The composite may be used to fabricate a circuit assembly such as a printed circuit board or a chip carrier A circuit assembly is disclosed in U.S. Pat. No. 4,491,622 to Butt. A conductive layer such as a metal foil layer 58 may be bonded to the glass as disclosed in U.S. Pat. No. 4,712,161 to Pryor et al. Since the glass-ceramic has a coefficient of thermal expansion approximately equal to that of copper, a copper or copper alloy substrate may be used to take advantage of the high thermal conductivity of the copper. The increased strength and moisture penetration resistance of the glass-ceramic over conventional sealing glasses permits the manufacture of metal boards which are less prone to flexure glass fracture.

EXAMPLE 3

As shown in FIG. 3, the glass-ceramic sealing system may be used to bond a plurality of substrates in the manufacture of multi-layer circuits. A multi-layer circuit board 60 is comprised of first 62 and second 64 substrates. The substrates are any metal or metal alloy and, preferably, copper or a copper alloy. The sealing glass 66 is applied to at least one surface of each substrate as disclosed above and a conductive layer 68 such as copper foil 68 is added. It may be desirable to provide glass sealable layers 70 to the substrate and foil to facilitate glass sealing. The substrates are then stacked and bonded together.

The copper foil layers 68 are formed into circuit patterns, for example, by selectively applying a resist and then chemically etching away the uncovered portions of foil. Insulated conductive through-holes 72 may also be provided to supply electrical contact from one foil layer to the next.

Since the coefficient of thermal expansion of the glass, substrates and foil layers closely match, the multi-layer circuit is not limited to two layers as shown in FIG. 3. Any number of substrates and foil layers may be used with through-hole supplying electrical interconnection. After the multi-layer board has been assembled, ceramization of the sealing glass significantly improves the strength and moisture resistance of the multi-layer circuit.

The glass-ceramic is also useful as a component in a decorative laminate. The glass limits oxidation and corrosion of the underlying substrate. Prior to ceramization, the glass is transparent and the underlying substrate is visible. Following ceramization, the glass-ceramic is opaque white and may serve as a coloring enamel. Examples of decorative composite material formed from a metallic substrate and a glass layer may be found in U.S. Pat. Nos. 3,826,627 and 3,826,629 both to Pryor et al. The laminate is useful for plumbing fixtures, bathroom fixtures or jewelry or other uses for an enameled metal. The coefficient of thermal expansion of a composite manufactured according to the present invention is close to that of copper or a copper alloy. Any application requiring enameled copper could preferably be made using the present glass and a copper or copper alloy substrate.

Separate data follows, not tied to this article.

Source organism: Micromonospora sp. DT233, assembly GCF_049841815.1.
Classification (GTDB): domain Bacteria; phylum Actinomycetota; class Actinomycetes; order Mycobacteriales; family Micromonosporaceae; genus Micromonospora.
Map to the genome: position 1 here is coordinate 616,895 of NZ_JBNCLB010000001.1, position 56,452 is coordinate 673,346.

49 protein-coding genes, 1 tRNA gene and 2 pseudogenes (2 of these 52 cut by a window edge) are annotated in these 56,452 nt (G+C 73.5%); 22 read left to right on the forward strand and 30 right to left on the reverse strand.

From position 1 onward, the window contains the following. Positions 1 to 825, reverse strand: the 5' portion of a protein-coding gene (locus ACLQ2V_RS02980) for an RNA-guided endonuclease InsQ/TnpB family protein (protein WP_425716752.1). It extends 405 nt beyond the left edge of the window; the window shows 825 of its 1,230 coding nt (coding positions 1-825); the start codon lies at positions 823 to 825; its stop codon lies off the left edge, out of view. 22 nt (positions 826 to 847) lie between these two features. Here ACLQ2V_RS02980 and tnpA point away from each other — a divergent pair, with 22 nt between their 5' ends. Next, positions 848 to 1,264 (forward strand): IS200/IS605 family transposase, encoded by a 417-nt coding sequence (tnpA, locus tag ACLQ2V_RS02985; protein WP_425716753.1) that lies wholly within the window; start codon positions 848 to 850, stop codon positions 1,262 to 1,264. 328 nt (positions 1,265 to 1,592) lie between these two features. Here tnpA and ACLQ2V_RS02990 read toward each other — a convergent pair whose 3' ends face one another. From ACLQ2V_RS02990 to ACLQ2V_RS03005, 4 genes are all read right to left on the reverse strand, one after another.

The advantages of a glass with a coefficient of thermal expansion which matches that of copper or a copper based alloy is not limited to electronic and decorative applications. Any matched seal between glass and a high expansion alloy is improved by the use of the glass of the present invention.

A useful application is matched glass to metal seals in vacuum devices. These devices may be used for electrical devices as disclosed in U.S. Pat. No. 2,446,277 to Gordon or in pressurized vessels requiring glass to metal seals such as a chemical reaction chamber or even a submarine. The vessel need not be under vacuum, it may be pressurized or at atmospheric pressure.

The patents and patent applications set forth in this application are intended to be incorporated in their entireties by reference herein.

It is apparent there has been provided in accordance with this invention a glass-ceramic sealing system suitable for the assembly of hermetic metal packages. The packages so produced have improved strength and moisture penetration resistance. The glass-ceramic sealing system satisfies the objects means and advantages set forth hereinabove. While the invention has been described in combination with the embodiments thereof, it is evident that many alternatives, modifications and variations will be apparent to those skilled in the art in light of the foregoing description. Accordingly, it is intended to embrace all such alternatives, modifications and variations as fall within the spirit and broad scope of the appended claims.

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Referenced by
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US5256469 *Dec 18, 1991Oct 26, 1993General Electric CompanyMulti-layered, co-fired, ceramic-on-metal circuit board for microelectronic packaging
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Classifications
U.S. Classification501/21, 501/69, 501/68, 501/72, 501/61, 501/26, 501/22, 501/67, 501/5, 257/E23.193, 501/65, 501/66, 501/60, 501/62, 501/63
International ClassificationC03C3/085, C03C3/105, C03C3/078, C03C10/00, C03C8/24, H01L23/10, C03C3/102
Cooperative ClassificationH01L24/48, H01L2924/01019, H01L2924/15747, H01L2224/48247, H01L2924/01039, C03C3/105, C03C3/085, H01L23/10, H01L2924/09701, C03C8/24, H01L2924/16195, H01L2924/01025, H01L2924/0102, H01L2924/01079, H01L2924/01078, C03C10/0036, H01L2224/48091, C03C3/078, H01L2924/01012, C03C3/102, C03C10/0009
European ClassificationC03C8/24, C03C3/085, H01L23/10, C03C3/078, C03C3/102, C03C3/105, C03C10/00B, C03C10/00E
Legal Events
DateCodeEventDescription
Nov 21, 1995FPExpired due to failure to pay maintenance fee
Effective date: 19950913
Sep 10, 1995LAPSLapse for failure to pay maintenance fees
Apr 18, 1995REMIMaintenance fee reminder mailed
Sep 2, 1988ASAssignment
Owner name: OLIN CORPORATION, A CORP. OF VA
Free format text: ASSIGNMENT OF ASSIGNORS INTEREST.;ASSIGNOR:CHERUKURI, SATYAM C.;REEL/FRAME:005154/0682
Effective date: 19880901